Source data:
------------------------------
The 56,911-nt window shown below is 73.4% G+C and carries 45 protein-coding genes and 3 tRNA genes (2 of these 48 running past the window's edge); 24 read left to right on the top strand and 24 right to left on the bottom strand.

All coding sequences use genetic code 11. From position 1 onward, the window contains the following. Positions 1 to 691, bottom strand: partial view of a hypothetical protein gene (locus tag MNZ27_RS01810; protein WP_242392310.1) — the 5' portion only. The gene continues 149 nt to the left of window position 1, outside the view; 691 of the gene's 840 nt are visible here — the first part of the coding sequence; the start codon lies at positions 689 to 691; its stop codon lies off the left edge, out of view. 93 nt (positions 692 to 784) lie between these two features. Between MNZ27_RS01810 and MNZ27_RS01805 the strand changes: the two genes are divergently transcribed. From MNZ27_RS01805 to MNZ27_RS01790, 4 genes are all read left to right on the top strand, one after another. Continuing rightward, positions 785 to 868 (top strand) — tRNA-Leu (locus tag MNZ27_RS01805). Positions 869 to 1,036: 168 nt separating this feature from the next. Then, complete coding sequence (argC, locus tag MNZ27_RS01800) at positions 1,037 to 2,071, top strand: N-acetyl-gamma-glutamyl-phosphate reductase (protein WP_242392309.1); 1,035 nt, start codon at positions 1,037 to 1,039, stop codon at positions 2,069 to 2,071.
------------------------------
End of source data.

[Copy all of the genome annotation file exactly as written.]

The 56,911-nt window shown below is 73.4% G+C and carries 45 protein-coding genes and 3 tRNA genes (2 of these 48 running past the window's edge); 24 read left to right on the top strand and 24 right to left on the bottom strand.

All coding sequences use genetic code 11. From position 1 onward, the window contains the following. Positions 1 to 691, bottom strand: partial view of a hypothetical protein gene (locus tag MNZ27_RS01810; protein WP_242392310.1) — the 5' portion only. The gene continues 149 nt to the left of window position 1, outside the view; 691 of the gene's 840 nt are visible here — the first part of the coding sequence; the start codon lies at positions 689 to 691; its stop codon lies off the left edge, out of view. 93 nt (positions 692 to 784) lie between these two features. Between MNZ27_RS01810 and MNZ27_RS01805 the strand changes: the two genes are divergently transcribed. From MNZ27_RS01805 to MNZ27_RS01790, 4 genes are all read left to right on the top strand, one after another. Continuing rightward, positions 785 to 868 (top strand) — tRNA-Leu (locus tag MNZ27_RS01805). Positions 869 to 1,036: 168 nt separating this feature from the next. Then, complete coding sequence (argC, locus tag MNZ27_RS01800) at positions 1,037 to 2,071, top strand: N-acetyl-gamma-glutamyl-phosphate reductase (protein WP_242392309.1); 1,035 nt, start codon at positions 1,037 to 1,039, stop codon at positions 2,069 to 2,071.